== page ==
Vaccine for Alzheimer's Disease

There are some four and a half million people struggling with Alzheimer's disease in this country, and millions more trying to care for them.  Since it was first described more than 100 years ago, there has been no cure for Alzheimer's Disease. As we begin a new year, a vaccine-like treatment may make a difference

Sara Kret has struggled with her memory, since she was first told years ago that she had Alzheimer's disease.

"I was more feeling sorry for myself, and trying to figure out, how am I going to come out of this? That was the worst part," Kret said.

Sara takes two drugs a day, but as her husband Ron Kret admits, neither one offers a cure.

Researchers at the Ohio State University Medical Center are testing a new drug that works differently, kind of like a vaccine.

Given every 13 weeks through an IV, its job is to find and dissolve plaques that build up in the brains of Alzheimer's patients.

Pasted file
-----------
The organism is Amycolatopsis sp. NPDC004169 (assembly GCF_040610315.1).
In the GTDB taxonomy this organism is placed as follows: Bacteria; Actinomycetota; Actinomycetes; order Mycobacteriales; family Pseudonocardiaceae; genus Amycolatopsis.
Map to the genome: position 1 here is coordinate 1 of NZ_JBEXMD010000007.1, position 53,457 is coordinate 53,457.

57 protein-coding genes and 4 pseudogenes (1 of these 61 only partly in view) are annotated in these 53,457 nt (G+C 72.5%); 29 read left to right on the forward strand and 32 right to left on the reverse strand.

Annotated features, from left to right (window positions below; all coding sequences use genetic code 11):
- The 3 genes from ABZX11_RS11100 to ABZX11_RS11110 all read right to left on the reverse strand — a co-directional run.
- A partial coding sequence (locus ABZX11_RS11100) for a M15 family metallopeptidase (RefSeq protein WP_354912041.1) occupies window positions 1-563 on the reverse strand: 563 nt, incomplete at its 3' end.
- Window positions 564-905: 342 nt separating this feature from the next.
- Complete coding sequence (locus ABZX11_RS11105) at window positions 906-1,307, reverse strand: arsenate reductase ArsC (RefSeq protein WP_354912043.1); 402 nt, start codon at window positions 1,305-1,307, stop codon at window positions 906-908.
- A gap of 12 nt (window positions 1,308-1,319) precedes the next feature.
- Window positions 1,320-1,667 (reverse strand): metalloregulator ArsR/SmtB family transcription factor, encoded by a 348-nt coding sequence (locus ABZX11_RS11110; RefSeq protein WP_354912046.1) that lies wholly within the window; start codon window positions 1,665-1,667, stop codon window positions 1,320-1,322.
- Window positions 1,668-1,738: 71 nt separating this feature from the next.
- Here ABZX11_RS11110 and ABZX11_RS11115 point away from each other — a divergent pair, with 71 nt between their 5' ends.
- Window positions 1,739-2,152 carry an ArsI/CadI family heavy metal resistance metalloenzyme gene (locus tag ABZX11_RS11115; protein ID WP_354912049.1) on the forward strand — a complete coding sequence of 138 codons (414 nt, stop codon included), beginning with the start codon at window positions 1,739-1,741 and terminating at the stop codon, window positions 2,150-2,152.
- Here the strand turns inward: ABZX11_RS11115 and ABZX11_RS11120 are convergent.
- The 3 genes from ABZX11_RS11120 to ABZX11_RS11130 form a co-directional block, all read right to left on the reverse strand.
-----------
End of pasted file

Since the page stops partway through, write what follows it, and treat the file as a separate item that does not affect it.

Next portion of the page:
"It goes into the brain, and it's designed to attach to the plaques to sort of chew it up and get it out of the body, just like your immune system would remove infections, or things that don't belong," Dr. Douglas Scharre said.
After success in the lab, the drug is now in large-scale tests in humans, where doctors are hoping it will someday make Alzheimer's just a memory.

Doctors will test the drug in hundreds of patients over the next year and a half. This is the final stage of testing. If it shows signs of working, it would go to the FDA for approval.

For more information:

Mary S. Easton Center for Alzheimer's Disease Research at UCLA
(310) 794-6039
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